I don't want to pay Rick Mariano's legal billsAnd neither should you. In case you missed it, City Councilman Rick Mariano is under investigation for having a private company pay of his credit card bills when City Council was not getting its regular paychecks. And, of course, gets who gets to foot the bill for his legal defense?
From the Daily News
:As a somber Mariano, dressed in black, departed City Hall yesterday afternoon, he repeated his mantra "No comment, no comment" when asked whether the money for his legal bills would come out of his pocket, his campaign fund or city coffers.We have already shelled out 2.8 million dollars in the probe legal defense bills, mostly to people such as George Burrell. Now we are going to be hit with Mariano's bills, as well? Thankfully, if he gets indicted, we may get all firm, and put our foot down:
But later, Frank Keel, Mariano's media specialist, whose fees are paid out of Mariano campaign funds, said, "It's our understanding and expectation that the councilman's legal bills will be paid by the city, but as of yet he hasn't received any bills."
Asked whether the city would continue to pay Mariano's legal bills if he were convicted of a crime, Diaz said the city would drop its coverage much earlier, at the point of indictment.Legal bills, libraries. Legal bills, rec centers. Legal bills, cops on the street. I'm glad we choose legal bills.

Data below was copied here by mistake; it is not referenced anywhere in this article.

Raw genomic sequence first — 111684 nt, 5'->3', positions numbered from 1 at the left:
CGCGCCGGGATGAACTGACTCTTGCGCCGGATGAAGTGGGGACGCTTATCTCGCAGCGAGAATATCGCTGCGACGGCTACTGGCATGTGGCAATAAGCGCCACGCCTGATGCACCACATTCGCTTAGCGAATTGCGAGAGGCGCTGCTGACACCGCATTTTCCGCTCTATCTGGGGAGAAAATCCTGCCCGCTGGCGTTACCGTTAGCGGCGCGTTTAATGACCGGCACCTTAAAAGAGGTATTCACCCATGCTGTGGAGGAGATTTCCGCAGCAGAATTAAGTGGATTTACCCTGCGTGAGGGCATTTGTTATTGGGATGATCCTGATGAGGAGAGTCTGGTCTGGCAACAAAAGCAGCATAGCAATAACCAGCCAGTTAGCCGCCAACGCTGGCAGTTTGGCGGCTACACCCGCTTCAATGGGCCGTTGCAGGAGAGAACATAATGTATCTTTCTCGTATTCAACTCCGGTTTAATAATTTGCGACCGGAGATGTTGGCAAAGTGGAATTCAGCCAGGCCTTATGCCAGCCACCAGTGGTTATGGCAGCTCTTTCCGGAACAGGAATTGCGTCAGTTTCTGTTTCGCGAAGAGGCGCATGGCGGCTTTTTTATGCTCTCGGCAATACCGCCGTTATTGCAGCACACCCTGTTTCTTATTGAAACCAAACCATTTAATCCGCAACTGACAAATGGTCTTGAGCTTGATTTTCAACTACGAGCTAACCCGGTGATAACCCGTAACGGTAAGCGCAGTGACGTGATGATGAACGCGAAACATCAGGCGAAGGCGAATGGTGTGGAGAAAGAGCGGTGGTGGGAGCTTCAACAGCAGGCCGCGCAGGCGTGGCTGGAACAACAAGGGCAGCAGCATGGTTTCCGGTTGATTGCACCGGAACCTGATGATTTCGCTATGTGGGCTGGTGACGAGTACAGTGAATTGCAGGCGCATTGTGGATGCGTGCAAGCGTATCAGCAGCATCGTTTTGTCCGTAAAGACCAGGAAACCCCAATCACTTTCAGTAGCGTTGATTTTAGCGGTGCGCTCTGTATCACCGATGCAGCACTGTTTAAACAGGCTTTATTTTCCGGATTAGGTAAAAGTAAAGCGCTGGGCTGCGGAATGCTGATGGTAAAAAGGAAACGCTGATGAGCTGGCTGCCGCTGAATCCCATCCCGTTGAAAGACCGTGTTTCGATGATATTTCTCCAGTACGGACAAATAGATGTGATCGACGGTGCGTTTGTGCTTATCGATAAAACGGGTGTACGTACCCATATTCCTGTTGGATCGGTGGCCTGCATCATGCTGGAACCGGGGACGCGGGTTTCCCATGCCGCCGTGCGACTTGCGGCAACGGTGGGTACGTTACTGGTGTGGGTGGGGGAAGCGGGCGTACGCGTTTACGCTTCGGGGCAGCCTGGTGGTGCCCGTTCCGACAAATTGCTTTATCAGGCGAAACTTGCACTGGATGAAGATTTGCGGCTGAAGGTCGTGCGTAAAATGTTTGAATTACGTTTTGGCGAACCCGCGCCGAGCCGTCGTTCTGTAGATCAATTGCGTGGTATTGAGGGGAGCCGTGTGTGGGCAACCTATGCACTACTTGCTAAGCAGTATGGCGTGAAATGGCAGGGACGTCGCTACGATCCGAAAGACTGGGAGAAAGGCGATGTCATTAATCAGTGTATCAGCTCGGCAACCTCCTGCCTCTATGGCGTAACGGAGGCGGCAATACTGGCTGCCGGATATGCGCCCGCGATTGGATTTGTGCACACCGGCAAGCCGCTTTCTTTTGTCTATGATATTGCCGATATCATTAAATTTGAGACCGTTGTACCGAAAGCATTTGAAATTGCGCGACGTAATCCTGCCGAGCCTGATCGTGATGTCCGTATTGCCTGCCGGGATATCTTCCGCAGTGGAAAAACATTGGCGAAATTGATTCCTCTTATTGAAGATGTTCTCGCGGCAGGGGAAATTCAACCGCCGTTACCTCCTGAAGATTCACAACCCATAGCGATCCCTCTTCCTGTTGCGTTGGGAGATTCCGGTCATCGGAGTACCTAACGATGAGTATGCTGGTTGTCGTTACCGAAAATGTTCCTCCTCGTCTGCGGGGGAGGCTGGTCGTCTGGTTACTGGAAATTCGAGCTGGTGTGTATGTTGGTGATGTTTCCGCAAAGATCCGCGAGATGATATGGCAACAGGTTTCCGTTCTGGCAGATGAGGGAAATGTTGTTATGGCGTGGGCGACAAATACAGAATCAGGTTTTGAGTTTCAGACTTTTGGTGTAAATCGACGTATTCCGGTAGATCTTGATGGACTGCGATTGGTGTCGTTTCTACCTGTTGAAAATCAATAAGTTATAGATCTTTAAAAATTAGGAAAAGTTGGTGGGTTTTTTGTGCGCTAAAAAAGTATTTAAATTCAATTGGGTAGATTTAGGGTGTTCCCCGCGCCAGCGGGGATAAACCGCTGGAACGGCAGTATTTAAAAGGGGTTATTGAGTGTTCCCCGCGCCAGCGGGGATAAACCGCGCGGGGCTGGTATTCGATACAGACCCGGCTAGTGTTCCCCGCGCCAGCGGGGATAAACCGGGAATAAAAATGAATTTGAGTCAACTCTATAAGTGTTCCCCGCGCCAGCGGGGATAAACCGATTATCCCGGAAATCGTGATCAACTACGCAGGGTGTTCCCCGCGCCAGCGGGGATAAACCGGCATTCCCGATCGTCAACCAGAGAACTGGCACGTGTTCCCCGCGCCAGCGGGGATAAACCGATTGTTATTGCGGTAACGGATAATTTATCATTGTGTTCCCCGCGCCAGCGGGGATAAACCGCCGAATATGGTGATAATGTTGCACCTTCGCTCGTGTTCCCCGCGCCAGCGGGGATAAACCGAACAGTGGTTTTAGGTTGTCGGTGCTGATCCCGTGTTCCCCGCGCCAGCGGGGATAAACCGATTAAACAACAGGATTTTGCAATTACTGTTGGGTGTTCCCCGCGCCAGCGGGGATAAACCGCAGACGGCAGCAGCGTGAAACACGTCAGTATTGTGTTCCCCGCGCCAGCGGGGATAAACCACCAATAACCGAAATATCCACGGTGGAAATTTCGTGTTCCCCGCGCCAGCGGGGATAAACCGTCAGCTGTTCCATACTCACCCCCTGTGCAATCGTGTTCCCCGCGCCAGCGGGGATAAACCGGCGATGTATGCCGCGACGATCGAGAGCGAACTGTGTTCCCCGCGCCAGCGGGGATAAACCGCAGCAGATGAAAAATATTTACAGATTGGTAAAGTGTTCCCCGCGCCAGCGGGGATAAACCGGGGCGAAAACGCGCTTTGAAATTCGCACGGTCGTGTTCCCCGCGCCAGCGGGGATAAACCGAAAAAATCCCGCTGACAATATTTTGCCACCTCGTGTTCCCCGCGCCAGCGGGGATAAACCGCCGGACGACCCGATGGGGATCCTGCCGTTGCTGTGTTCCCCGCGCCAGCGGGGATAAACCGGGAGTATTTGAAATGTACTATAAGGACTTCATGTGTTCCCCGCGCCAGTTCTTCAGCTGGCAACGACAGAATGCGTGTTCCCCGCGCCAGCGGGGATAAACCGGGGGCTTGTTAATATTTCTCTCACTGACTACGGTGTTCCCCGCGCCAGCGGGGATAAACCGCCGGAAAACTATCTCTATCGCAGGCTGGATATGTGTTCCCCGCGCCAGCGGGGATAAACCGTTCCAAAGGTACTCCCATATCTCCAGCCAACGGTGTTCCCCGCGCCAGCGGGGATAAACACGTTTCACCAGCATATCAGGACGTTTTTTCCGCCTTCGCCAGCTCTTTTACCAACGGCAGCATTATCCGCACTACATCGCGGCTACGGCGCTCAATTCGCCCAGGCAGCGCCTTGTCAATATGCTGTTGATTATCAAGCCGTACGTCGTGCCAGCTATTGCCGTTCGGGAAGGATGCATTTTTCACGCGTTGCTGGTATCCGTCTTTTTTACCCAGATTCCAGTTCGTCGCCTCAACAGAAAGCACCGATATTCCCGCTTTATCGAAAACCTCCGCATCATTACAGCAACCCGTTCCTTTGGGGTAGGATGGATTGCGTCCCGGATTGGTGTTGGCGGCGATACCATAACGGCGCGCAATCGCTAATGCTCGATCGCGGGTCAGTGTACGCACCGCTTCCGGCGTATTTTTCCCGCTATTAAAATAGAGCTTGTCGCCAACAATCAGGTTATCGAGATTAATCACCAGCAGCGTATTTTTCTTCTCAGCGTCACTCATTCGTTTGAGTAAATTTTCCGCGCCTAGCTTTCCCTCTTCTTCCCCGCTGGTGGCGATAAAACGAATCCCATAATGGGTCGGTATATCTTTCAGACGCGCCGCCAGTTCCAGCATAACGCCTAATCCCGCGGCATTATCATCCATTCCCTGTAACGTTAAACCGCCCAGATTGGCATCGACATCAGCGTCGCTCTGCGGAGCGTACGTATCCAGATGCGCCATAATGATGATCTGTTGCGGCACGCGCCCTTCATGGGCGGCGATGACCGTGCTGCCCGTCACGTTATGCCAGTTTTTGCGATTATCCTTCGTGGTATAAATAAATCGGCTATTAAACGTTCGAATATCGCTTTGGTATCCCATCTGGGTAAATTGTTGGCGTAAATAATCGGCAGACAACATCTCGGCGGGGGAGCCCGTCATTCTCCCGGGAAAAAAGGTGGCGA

But if an indictment or conviction occurs and it's clear the public official was not acting "within the scope of his employment," does the city seek to recoup the money it has already paid out?
"I don't think we've addressed that issue," Diaz said yesterday. "I'd need to reflect on that."
Last year, during city budget hearings, the issue was posed to then-city solicitor Pedro Ramos by Councilman Michael Nutter.
Ramos said assuming the official had not been acting within the scope of his job, "I'd probably argue that we have a claim going backwards."
Whether the city would file suit to get those attorney's fees back is a "litigation decision," Ramos said, in part based on the cost of litigation.
As part of the package of ethics bills submitted to Council last fall, Nutter offered a bill that would require elected officials to file a public request for legal representation.
The bill, which is stalled in committee, also enables the city to seek reimbursement if the official is convicted or if the city solicitor determines the improper acts were outside the scope of official employment.